A hair follicle drug test is a type of drug screening that analyzes a small sample of hair to detect the presence of drugs or their metabolites in the body. It is often used by employers and organizations as part of their drug testing programs. Hair follicle testing is known for its ability to detect drug use over a longer window of time compared to urine or saliva tests.
How does it work?
During a hair follicle drug test, a small sample of hair is collected from the individual’s scalp or other parts of the body. The sample is typically taken close to the scalp to capture recent drug use, as hair grows at a rate of about 0.5 inches per month. The standard length of hair analyzed is usually 1.5 inches, which can cover a drug-use history of about 90 days.
The hair sample is then sent to a laboratory where it undergoes specialized testing. The lab technicians wash the hair to remove any external contaminants that might be present. After that, they use various techniques, such as enzyme-linked immunosorbent assay (ELISA) or liquid chromatography-mass spectrometry (LC-MS), to detect the presence of drugs or their metabolites within the hair shaft.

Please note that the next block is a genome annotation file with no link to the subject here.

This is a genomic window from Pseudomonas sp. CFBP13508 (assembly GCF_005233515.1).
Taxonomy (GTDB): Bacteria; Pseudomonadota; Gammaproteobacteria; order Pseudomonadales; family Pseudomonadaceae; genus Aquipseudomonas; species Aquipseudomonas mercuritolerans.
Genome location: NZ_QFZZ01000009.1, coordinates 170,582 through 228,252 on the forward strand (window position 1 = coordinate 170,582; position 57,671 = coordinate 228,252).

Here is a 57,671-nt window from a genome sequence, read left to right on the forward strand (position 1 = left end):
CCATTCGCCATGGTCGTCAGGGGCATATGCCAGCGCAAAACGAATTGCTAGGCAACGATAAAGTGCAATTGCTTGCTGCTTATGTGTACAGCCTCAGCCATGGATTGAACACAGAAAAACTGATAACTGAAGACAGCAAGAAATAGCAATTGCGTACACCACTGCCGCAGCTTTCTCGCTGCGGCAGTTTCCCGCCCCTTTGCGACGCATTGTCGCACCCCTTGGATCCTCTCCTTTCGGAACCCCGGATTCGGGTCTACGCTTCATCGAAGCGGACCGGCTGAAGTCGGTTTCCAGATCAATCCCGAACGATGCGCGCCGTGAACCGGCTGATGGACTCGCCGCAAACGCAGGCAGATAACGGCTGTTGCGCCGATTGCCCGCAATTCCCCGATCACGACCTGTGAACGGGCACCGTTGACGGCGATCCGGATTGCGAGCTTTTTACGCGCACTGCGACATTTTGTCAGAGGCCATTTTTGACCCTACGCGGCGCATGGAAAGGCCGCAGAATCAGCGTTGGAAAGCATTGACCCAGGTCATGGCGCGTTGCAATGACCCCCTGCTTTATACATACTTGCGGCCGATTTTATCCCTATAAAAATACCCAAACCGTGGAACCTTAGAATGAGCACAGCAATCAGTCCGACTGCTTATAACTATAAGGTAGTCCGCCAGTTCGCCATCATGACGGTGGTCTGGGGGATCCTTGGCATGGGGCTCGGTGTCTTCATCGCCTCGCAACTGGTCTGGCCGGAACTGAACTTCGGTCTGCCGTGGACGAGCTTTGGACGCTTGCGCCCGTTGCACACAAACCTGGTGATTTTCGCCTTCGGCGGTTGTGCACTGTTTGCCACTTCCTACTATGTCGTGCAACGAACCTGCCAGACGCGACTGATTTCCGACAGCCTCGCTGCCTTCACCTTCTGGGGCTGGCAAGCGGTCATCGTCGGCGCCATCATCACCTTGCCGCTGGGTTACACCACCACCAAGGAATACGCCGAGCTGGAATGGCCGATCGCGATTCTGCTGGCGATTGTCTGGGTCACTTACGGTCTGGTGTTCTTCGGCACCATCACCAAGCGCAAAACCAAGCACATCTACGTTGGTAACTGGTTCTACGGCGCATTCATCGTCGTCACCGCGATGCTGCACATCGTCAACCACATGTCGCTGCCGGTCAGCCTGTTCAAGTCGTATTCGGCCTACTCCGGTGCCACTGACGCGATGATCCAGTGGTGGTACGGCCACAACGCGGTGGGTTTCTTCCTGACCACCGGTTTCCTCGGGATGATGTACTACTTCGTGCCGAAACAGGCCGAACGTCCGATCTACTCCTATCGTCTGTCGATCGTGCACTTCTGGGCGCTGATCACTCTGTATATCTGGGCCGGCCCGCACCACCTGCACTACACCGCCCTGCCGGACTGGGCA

What drugs can be detected?
Hair follicle drug tests can detect a wide range of drugs, including but not limited to:
Longer detection window compared to other tests (up to 90 days).
More difficult to adulterate or cheat than urine tests.
Can provide a historical pattern of drug use.
Limitations of hair follicle drug testing:
It cannot detect recent drug use within the last few days (since it takes time for drugs to be incorporated into hair).
Some drugs may not be as easily detected in hair as in other matrices like urine.
There is a possibility of external contamination if drugs are present in the environment.
If you are facing a hair follicle drug test and are concerned about the results, it is essential to be honest and open with the testing authority about any prescription medications or legitimate drug use you may have had within the detection window. Always follow the rules and regulations of the organization conducting the test, and seek legal advice if you have any concerns about your rights and privacy during the testing process.